Ugly, damaging, thoughtless, threatening. Just a very few of the pejorative adjectives that can be applied to graffiti and tagging. The mess on the walls across the country is a national embarrassment. Graffiti lowers property prices, lends an aura of decay to neighbourhoods, attracts more graffiti and fosters an environment that encourages other forms of crime.

What can the homeowner do to protect himself from these inane scrawlings? Join a neighbourhood watch scheme, install motion sensor lights in target areas, perhaps even video surveillance? All good approaches. But a simpler method, and one which not only denies the idiots their glory but has been found to reduce the incidence of graffiti in affected areas, is rapid removal.

There are basically three methods at your disposal. Which you use will depend on the material that has been defaced.

Paint

Not exactly removal, but obliteration, nevertheless. Painting over graffiti is a ideal approach for surfaces that are already painted. It is not too time consuming (assuming the affected area isn’t great) and can be done over and over again without damaging the surface.

For painting-over to be effective, though, you need to match the cover paint exactly with the existing paint, otherwise you’ll be left with a blotch only slightly less unattractive than the crazed ditherings of your late-night artist.

Be aware, too, that the generally dark inks used in these masterworks often bleed through lighter coloured paints. If you are repairing a light-coloured surface, ensure you prepare it adequately with primer first.

Chemical Solvent

Important in the use of chemical solvents to remove graffiti is the careful matching of the solvent to the base material. Use the wrong type of solvent and you’ll damage the surface. If in doubt, try the solvent on a small patch first.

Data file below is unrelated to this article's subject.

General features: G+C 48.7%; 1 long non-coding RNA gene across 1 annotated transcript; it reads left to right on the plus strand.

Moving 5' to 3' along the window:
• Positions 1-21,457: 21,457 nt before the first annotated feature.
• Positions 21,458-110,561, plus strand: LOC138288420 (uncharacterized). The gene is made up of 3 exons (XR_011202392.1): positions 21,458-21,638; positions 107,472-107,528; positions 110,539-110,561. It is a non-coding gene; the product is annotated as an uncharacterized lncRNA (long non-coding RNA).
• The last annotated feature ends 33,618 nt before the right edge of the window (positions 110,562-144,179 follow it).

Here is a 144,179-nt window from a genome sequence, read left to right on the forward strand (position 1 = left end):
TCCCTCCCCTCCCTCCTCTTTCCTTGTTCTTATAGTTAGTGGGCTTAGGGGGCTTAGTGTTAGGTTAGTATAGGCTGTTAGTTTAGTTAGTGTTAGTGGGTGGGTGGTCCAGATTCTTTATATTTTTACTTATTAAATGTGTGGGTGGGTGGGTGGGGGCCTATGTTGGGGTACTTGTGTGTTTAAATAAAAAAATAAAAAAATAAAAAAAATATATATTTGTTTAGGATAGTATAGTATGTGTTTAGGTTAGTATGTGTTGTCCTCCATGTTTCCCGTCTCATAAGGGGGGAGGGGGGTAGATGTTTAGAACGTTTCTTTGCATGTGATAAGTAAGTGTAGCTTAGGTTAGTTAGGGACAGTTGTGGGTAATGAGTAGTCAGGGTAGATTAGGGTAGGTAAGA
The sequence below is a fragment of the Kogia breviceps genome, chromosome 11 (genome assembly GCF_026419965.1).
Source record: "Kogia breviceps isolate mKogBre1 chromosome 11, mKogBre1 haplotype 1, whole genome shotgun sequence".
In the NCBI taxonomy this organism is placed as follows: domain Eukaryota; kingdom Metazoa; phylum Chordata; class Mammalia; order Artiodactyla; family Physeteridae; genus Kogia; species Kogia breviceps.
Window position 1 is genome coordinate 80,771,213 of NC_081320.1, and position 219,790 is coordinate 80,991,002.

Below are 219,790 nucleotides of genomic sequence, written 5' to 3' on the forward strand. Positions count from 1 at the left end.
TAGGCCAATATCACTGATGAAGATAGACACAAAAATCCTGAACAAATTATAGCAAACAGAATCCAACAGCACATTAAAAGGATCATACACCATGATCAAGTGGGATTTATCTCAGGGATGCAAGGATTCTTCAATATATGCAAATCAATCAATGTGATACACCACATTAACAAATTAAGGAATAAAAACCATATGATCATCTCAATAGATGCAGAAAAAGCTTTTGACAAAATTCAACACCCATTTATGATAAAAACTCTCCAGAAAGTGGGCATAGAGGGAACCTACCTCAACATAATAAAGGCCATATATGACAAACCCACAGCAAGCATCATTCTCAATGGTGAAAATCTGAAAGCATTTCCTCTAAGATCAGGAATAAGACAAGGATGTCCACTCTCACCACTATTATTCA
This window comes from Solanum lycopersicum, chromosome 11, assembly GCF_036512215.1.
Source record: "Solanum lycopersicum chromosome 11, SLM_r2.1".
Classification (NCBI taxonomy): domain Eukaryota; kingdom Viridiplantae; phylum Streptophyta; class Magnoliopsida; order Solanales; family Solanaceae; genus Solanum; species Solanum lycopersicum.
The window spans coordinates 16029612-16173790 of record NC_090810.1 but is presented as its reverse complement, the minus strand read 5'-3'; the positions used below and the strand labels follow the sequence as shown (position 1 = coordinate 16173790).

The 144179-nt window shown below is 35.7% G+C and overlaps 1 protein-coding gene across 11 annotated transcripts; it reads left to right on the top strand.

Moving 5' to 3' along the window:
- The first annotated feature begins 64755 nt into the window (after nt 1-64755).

Chemical solvents are hazardous chemicals. Be sure you know the risks and always take adequate safety precautions. Make sure, too, that you dispose of the waste in a responsible manner.

Water Blasting

Water blasting is an environmentally friendly means of removing graffiti and is particularly effective on unpainted wooden, brick and concrete surfaces. It can be used straight, or in combination with a previously applied solvent.

Prevention is Better than Cure

An alternative to repeated graffiti removal is the anti-graffiti coating. There are two types of coating, both of which are effective at spiking the guns of your neighbourhood Picasso – sacrificial and non-sacrificial.

Sacrificial

Sacrificial coatings are applied with a brush, roller or spray gun. They form a removable barrier that does not allow the graffiti artist’s paint to reach the surface of the protected material and are therefore sometimes called “catcher-coats”.

After an attack, both the graffiti and the protective coating are cleaned from the surface, a process that does not generally require chemical solvent or great effort. For continued protection, the coating must be reapplied after each cleaning.

Non-sacrificial

Non-sacrificial coatings are tough, chemical-resistant paints which allow the removal of graffiti through the use of solvents without suffering damage. They are sometimes augmented with additives like silicone to reduce the ability of paint and ink to adhere to them.

Graffiti is a destructive menace that strikes at the heart of communities – the homes in which people live, the buildings in which they work, the spaces in which children play. The best way to fight back is to deny the vandals their exposure. Rapid removal. Get rid of that mess on your fence or wall. Do it fast. And keep on doing it.

Learn more about removing graffiti in this video.

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Comments

  1. The most difficult surfaces to protect from graffiti are porous surfaces such as concrete, brickwork and stone. But there are products in the Kiwicare home care range that can not only make graffiti easier to remove but help stop all sorts of staining. The NO Leaks water proofers; Masonry Sealant and Red Brick and Terracotta Sealant are formulated to provide a silicone barrier to moisture. The Masonry sealer is for use on light coloured surfaces such as concrete, Oamaru stone, Summerhill stone and pale brickwork. The Red Brick and Terracotta sealer is formulated for dark bricks, dark stone and terracotta.
    Waterproofing porous surfaces also provides better heat retention and reduces damp which would lead to a cold building. It stops concrete floors becoming dusty and reduces staining. It slows algal and mould growth as well as making graffiti removal easier. It also reduces water penetration and consequent damage by frost. These sealers are formulated to allow the material to ‘breathe’ allowing trapped moisture to evaporate.

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